by Korey Johnson, User Experience Specialist
As eCommerce sales continue to grow both in the US and abroad, organizations must tailor their websites to an increasingly diverse market. A focus on user experience is essential for higher conversion rates as well as customer loyalty within each of these growing markets. With over 220 million people using the Internet, China is a market not to be ignored by any company with aspirations of conducting international eCommerce. In 2007 alone, there were eCommerce sales in excess of 56 billion RMB ($8B USD). In order to conduct business in China, there must be a Chinese language version of the company's website, but what else should be considered when designing another version of the site? Our researchers in User Centric's subsidiary company in Beijing - User Experience - had this to say about the five things you need to know when creating a Chinese-focused website:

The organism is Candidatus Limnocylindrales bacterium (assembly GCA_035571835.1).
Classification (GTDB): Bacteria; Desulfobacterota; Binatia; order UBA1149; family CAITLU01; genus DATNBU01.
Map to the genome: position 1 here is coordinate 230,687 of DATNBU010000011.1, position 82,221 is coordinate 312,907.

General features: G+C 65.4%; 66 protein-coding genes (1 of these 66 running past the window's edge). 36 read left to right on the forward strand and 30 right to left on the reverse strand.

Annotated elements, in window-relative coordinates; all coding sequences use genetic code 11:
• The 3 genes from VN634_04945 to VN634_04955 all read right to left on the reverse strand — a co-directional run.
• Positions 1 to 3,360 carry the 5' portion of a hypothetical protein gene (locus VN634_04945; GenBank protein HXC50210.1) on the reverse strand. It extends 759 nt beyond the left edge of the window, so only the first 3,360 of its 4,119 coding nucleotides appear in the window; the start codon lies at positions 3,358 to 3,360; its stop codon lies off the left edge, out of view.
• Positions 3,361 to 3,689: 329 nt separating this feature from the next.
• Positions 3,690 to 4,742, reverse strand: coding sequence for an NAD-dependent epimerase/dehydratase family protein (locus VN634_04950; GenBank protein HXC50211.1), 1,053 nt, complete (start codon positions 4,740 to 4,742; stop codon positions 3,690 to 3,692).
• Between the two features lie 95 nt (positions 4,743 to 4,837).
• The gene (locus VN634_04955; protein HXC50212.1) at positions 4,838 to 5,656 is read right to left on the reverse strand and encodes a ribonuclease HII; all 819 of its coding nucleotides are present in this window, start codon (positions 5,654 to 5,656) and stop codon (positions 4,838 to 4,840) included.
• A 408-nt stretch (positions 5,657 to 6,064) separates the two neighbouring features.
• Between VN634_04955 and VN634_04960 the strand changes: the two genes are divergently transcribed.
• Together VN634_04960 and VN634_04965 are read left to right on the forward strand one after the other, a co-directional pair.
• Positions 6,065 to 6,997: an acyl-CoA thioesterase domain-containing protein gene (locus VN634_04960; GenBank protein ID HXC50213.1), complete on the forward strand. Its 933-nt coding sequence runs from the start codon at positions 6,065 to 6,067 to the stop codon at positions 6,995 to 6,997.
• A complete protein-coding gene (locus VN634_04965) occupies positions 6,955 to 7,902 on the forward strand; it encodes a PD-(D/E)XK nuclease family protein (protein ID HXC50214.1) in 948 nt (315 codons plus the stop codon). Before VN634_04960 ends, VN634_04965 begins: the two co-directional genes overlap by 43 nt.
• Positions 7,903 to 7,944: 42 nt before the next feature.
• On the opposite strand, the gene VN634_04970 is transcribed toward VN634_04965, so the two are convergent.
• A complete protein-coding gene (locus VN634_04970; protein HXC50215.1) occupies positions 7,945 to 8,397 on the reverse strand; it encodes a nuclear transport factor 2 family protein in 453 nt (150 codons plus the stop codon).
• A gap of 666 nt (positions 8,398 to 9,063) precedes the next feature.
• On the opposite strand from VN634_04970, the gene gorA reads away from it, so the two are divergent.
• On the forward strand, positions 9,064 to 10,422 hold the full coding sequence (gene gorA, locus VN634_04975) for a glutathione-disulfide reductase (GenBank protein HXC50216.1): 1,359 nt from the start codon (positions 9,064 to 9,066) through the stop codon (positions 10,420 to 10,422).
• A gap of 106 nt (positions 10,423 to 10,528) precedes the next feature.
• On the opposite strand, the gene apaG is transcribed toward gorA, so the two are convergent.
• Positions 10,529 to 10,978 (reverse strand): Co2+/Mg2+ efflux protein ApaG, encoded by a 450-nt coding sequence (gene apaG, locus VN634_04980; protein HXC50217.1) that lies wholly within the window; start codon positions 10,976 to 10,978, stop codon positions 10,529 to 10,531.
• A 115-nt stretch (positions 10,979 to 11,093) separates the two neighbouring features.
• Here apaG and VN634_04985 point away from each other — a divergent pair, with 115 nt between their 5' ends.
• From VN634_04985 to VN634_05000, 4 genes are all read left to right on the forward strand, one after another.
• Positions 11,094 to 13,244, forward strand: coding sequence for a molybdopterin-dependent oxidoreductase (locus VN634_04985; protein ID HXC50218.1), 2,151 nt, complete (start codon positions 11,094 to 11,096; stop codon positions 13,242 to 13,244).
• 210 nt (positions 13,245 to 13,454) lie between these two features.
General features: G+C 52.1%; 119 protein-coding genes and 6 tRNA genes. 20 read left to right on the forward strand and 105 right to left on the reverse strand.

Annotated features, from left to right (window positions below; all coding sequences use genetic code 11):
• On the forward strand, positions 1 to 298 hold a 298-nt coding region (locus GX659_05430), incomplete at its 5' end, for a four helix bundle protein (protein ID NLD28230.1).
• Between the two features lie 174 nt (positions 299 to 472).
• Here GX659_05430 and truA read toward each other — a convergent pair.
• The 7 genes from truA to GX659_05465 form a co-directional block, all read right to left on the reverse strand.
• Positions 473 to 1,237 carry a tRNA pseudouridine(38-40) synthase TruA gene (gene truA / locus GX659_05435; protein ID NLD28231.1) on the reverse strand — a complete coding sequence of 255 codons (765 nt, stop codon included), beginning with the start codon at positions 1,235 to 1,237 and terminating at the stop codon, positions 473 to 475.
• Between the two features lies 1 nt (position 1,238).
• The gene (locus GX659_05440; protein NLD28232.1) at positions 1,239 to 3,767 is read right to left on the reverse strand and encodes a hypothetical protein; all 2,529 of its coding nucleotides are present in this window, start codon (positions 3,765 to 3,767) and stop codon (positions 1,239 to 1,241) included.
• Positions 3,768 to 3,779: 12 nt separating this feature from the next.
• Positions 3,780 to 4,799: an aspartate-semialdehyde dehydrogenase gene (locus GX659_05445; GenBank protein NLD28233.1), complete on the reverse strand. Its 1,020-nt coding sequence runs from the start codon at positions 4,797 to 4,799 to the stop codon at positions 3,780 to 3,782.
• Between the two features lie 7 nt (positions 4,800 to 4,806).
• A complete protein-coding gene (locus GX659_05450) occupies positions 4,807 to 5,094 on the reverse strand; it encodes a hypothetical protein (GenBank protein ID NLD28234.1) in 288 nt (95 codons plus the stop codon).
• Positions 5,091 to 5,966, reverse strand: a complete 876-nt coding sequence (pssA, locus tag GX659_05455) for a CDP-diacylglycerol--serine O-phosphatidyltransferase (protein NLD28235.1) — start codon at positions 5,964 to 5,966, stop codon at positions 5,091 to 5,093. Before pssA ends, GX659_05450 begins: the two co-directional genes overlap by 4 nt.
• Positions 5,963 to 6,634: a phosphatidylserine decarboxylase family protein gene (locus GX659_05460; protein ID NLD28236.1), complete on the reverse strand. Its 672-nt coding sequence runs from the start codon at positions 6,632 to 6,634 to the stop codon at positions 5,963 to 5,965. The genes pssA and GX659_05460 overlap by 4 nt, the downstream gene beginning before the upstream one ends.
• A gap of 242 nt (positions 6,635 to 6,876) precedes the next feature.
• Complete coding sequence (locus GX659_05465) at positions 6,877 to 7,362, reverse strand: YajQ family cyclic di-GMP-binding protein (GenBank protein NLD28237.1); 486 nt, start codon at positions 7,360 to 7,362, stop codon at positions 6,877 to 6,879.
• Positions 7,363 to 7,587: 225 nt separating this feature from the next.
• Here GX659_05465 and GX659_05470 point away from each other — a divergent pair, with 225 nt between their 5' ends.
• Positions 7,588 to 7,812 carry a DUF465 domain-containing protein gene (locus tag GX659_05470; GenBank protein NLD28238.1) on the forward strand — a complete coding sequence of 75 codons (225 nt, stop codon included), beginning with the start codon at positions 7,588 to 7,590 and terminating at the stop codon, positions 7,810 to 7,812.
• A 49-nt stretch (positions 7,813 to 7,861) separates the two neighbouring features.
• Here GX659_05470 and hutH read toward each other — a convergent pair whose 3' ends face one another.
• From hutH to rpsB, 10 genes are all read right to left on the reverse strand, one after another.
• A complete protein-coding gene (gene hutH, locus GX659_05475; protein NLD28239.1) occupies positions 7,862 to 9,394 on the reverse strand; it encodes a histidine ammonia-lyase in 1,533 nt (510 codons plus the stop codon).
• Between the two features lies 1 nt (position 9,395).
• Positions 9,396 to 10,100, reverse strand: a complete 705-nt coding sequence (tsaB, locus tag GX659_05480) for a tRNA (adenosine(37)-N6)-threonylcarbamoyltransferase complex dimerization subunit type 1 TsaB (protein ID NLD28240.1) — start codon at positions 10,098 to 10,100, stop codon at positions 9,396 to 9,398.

by Wendy Yee, Director, User Centric
Many merchants who have both physical store presences and e-commerce sites often try to leverage the instant gratification element of shopping. Don't want to wait for your Blu-ray DVD player to be shipped? Just order it online and pick it up in 30 minutes at your nearest big-box electronics or discount store.
This is not a new approach - it's been adopted by several major retailers in the US. But it does lend itself to a comparison of in-store and online shopping. A couple of observations about the transition from online to store - or vice versa:
Signage in a bus bathroom. We still aren't quite sure...